Pharmaceutical & life sciences: Deals 2022 midyear outlook

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Deals to pick up in second half of 2022

All of the stars are aligned for there to be a flurry of deals activity across all areas of the sector despite the slow start to the year so far. Many large pharma players are flush with cash (particularly those that have COVID-19 treatments in their arsenal), biotech valuations have been normalizing after years of a boom market and the 2025 patent cliff is rapidly approaching, all making for a strong deal environment.

Given the broader labor changes, supply shortages and constantly changing supply chain strategies and operations, the focus on quality can be challenging to sustain. Yet the downside can have massive impacts on businesses, including the potential inability to manufacture products.

The long litany of macroeconomic and regulatory headwinds has CEOs looking for transactions that are easily integrated and will get cash off their balance sheet as inflationary pressures mount. 

Pharmaceutical & life sciences deals outlook

Increased scrutiny from the US Federal Trade Commission (FTC) around larger deals could mean that 2022 will be a year of bolt-on transactions in the $5 to $15 billion range as pharma companies take multiple shots on goal in order to make up for revenues lost to generic competition in the remainder of the decade. However, don’t rule out the potential for larger deals ⁠— consolidation is good for the health ecosystem and drives broader efficiency.

Expect to see big pharma picking up earlier stage companies to try and fill the pipeline gaps that are likely to start in 2024. While market conditions suggest bargain prices for biotech are possible, recent transactions indicate that pharma companies are still paying significantly above current trading prices (ranging from approximately 50 to 100% of current trading), but below the peak valuations of recent memory.

In the first few months of the year, semi-annualized deal value was down 58% from the same period last year, with companies investing just $61.7 billion so far. Only 137 deals were announced during that time, compared to 204 in the year-prior period.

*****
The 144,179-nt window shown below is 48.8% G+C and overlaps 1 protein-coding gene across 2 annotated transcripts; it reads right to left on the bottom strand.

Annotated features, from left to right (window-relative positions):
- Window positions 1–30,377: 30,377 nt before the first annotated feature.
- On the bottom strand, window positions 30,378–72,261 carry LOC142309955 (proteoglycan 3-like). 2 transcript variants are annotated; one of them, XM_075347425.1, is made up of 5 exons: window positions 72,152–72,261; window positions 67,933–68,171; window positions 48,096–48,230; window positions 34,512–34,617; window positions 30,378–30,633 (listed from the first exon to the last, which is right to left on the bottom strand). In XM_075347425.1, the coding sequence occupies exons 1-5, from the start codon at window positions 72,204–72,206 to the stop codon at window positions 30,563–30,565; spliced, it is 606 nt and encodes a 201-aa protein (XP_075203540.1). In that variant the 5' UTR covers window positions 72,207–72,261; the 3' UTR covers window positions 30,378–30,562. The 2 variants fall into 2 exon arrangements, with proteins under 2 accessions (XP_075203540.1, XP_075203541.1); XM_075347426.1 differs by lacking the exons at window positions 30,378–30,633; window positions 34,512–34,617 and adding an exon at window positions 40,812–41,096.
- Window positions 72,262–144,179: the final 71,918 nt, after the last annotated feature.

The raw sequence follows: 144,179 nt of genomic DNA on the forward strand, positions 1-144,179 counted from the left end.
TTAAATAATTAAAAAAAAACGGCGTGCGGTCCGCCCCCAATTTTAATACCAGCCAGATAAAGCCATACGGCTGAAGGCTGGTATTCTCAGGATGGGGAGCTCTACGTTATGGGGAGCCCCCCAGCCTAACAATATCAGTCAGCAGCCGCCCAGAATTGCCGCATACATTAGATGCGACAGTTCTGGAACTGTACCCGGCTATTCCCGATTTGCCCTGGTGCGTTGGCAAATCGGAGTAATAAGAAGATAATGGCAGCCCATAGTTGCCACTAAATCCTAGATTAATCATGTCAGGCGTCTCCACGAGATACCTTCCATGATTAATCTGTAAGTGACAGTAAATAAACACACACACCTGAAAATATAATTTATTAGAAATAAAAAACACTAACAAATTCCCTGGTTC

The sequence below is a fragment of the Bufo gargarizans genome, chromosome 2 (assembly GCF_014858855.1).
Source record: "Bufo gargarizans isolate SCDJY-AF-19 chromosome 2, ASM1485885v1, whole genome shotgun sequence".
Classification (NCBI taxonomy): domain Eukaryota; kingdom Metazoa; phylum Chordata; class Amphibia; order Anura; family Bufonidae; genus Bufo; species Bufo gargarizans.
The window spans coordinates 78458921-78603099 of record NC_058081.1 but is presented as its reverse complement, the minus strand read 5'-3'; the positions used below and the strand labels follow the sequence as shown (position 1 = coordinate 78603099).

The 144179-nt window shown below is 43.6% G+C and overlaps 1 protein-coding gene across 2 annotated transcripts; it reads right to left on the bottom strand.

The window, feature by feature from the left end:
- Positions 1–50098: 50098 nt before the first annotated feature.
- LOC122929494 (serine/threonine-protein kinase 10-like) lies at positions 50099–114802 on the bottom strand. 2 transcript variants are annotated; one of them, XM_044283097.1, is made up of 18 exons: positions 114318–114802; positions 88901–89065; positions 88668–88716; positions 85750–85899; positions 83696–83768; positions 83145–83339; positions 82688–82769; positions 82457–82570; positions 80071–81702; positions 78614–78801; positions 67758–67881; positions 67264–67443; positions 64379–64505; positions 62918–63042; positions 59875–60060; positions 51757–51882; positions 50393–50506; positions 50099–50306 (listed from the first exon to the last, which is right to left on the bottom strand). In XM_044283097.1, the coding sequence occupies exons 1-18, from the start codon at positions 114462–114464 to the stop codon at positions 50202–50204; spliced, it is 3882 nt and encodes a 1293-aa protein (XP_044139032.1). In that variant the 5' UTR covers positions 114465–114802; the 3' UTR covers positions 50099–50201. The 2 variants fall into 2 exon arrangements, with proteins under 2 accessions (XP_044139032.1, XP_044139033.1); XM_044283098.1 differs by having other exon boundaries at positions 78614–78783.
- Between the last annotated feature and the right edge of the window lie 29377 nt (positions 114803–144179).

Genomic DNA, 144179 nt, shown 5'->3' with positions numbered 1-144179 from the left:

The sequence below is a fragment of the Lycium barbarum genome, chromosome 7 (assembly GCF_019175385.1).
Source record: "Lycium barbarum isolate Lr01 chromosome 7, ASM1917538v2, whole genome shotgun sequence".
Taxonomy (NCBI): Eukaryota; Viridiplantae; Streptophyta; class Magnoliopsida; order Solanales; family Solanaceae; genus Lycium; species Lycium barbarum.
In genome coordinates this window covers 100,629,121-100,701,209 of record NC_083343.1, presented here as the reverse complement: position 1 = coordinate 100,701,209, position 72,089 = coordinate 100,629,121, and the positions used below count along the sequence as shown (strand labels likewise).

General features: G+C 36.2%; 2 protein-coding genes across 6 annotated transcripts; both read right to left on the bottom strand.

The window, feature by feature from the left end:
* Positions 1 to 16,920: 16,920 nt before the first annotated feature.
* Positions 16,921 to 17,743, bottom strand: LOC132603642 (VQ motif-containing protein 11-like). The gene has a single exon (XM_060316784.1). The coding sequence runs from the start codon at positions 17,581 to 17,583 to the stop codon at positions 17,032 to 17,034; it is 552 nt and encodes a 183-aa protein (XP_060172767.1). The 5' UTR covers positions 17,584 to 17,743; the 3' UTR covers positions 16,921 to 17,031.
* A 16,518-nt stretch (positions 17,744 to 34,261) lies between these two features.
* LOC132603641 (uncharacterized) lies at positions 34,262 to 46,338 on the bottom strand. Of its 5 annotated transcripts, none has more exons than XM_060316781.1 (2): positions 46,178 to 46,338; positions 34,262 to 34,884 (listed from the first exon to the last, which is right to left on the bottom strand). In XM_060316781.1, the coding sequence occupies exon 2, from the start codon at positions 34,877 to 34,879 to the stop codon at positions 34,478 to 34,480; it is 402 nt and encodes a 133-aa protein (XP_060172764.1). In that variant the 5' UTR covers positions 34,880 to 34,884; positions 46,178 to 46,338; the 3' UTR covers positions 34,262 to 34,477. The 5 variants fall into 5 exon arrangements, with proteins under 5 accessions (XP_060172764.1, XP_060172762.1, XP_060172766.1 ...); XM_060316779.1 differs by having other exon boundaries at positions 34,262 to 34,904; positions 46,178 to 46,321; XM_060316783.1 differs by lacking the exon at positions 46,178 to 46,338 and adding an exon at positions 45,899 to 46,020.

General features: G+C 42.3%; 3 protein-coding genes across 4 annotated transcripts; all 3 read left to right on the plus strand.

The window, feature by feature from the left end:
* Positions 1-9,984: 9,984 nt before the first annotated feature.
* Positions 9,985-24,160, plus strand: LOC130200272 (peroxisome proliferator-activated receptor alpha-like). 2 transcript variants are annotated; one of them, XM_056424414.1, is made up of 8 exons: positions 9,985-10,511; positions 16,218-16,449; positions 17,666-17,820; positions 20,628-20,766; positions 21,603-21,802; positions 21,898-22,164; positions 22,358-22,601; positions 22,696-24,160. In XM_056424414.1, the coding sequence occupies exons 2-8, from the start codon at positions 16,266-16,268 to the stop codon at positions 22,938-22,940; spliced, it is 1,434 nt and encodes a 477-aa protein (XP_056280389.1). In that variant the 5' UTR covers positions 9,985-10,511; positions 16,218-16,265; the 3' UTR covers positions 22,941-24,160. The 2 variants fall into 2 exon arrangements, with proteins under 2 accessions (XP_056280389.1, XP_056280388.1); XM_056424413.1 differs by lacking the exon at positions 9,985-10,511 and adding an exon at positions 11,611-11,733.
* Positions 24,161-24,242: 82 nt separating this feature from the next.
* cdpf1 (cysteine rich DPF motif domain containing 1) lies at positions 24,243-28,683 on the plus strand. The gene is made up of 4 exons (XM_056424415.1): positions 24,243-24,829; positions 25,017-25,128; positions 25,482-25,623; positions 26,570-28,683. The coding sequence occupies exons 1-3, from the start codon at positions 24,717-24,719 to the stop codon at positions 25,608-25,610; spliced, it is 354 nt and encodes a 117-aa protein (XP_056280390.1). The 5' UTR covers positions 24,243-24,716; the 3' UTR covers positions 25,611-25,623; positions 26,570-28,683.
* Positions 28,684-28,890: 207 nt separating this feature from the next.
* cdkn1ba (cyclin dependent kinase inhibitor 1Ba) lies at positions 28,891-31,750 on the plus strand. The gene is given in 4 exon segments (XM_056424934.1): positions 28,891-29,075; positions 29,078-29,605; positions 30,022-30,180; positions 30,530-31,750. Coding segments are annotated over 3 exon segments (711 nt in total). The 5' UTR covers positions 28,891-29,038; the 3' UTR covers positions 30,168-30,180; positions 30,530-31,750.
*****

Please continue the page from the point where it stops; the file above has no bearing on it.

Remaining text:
Talk of drug pricing regulations continues in Washington as Congress bats around a pared down version of the Build Back Better plan. Expect some of that tension to ease in the fall if a new Congress takes on a different agenda.

Other areas of the sector like medical devices face similar headwinds from regulators, and continue to deal with a greater impact from semiconductor shortages. Even though semi-annualized deal value in the medical device space is down 85% from the same period the prior year, expect these companies to remain focused on M&A as the subsector searches for alternative forms of revenue ⁠— particularly from new consumer-centric technologies.

Macroeconomic headwinds and geopolitical tensions have created volatility in spending at CDMOs and CROs, limiting their willingness to deploy capital as the uncertainty persists. 

Sub-sector outlook


Deal activity in the pharma space is down by 30% on a semi-annualized basis. Yet, deal values have dropped about 50% in that time period, reflecting pharma’s appetite for smaller deals around a single asset or bolt-on deals, as the industry attempts to stay below the radar of regulators at the FTC.

Like most other sectors, pharma continues to experience labor shortages, supply chain snags and higher input costs ⁠— particularly around packaging ⁠— due to inflationary pressures. In an effort to stay nimble in a rapidly changing environment, pharma companies are re-examining capital allocation strategies, as well as considering alternative options for their supply chains.

Even as uncertainty persists, expect pharma to focus on inorganic growth ahead of some of the world’s largest drugs going off patent later this decade.


The XBI biotechnology index hit a peak in January 2021, outpacing the S&P 500, but has been on the decline since with more than 60 biotechs announcing layoffs in 2022 so far and several announcing they are closing their doors for good.

There were 104 biotech IPOs in 2021 that raised nearly $15 billion in funds, while 2022 has seen only 14 IPOs raising less than $2 billion collectively.

While biotech executives have been slow to accept lower valuations, Pfizer’s recently announced acquisition of Biohaven and GlaxoSmithKline’s announced deals with Sierra Oncology and Affinivax suggest more companies are willing to explore alternative means of financing as capital becomes harder to come by.